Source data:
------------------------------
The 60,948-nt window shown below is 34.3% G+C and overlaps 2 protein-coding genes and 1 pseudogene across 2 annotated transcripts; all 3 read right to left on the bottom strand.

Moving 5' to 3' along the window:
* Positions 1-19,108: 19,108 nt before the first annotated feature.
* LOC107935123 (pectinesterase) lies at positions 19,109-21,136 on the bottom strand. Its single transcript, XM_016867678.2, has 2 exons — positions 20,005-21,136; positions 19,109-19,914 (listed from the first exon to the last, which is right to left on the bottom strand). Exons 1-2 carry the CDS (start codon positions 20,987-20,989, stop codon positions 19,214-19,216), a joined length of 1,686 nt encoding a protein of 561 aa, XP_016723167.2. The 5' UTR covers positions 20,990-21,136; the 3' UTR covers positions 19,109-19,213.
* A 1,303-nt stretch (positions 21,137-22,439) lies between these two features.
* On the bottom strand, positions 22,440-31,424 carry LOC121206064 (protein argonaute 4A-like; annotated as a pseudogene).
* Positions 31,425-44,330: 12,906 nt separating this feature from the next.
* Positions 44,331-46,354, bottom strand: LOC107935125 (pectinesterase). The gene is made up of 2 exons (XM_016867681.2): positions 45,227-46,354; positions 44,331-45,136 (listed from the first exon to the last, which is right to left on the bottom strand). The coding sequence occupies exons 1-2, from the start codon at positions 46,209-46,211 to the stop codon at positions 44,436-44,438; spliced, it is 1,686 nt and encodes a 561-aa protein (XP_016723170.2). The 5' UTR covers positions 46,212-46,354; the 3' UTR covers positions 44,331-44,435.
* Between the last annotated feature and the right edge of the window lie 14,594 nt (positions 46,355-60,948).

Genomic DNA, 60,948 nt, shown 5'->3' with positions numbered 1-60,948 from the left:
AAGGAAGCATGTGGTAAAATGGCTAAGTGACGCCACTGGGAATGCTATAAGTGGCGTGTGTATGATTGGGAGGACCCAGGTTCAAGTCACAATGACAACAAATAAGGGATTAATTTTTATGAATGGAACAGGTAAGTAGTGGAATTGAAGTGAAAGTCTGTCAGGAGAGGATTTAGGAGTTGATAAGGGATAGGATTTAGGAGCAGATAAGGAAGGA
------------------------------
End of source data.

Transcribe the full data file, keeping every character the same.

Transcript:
The 60,948-nt window shown below is 34.3% G+C and overlaps 2 protein-coding genes and 1 pseudogene across 2 annotated transcripts; all 3 read right to left on the bottom strand.

Moving 5' to 3' along the window:
* Positions 1-19,108: 19,108 nt before the first annotated feature.
* LOC107935123 (pectinesterase) lies at positions 19,109-21,136 on the bottom strand. Its single transcript, XM_016867678.2, has 2 exons — positions 20,005-21,136; positions 19,109-19,914 (listed from the first exon to the last, which is right to left on the bottom strand). Exons 1-2 carry the CDS (start codon positions 20,987-20,989, stop codon positions 19,214-19,216), a joined length of 1,686 nt encoding a protein of 561 aa, XP_016723167.2. The 5' UTR covers positions 20,990-21,136; the 3' UTR covers positions 19,109-19,213.
* A 1,303-nt stretch (positions 21,137-22,439) lies between these two features.
* On the bottom strand, positions 22,440-31,424 carry LOC121206064 (protein argonaute 4A-like; annotated as a pseudogene).
* Positions 31,425-44,330: 12,906 nt separating this feature from the next.
* Positions 44,331-46,354, bottom strand: LOC107935125 (pectinesterase). The gene is made up of 2 exons (XM_016867681.2): positions 45,227-46,354; positions 44,331-45,136 (listed from the first exon to the last, which is right to left on the bottom strand). The coding sequence occupies exons 1-2, from the start codon at positions 46,209-46,211 to the stop codon at positions 44,436-44,438; spliced, it is 1,686 nt and encodes a 561-aa protein (XP_016723170.2). The 5' UTR covers positions 46,212-46,354; the 3' UTR covers positions 44,331-44,435.
* Between the last annotated feature and the right edge of the window lie 14,594 nt (positions 46,355-60,948).

Genomic DNA, 60,948 nt, shown 5'->3' with positions numbered 1-60,948 from the left:
AAGGAAGCATGTGGTAAAATGGCTAAGTGACGCCACTGGGAATGCTATAAGTGGCGTGTGTATGATTGGGAGGACCCAGGTTCAAGTCACAATGACAACAAATAAGGGATTAATTTTTATGAATGGAACAGGTAAGTAGTGGAATTGAAGTGAAAGTCTGTCAGGAGAGGATTTAGGAGTTGATAAGGGATAGGATTTAGGAGCAGATAAGGAAGGA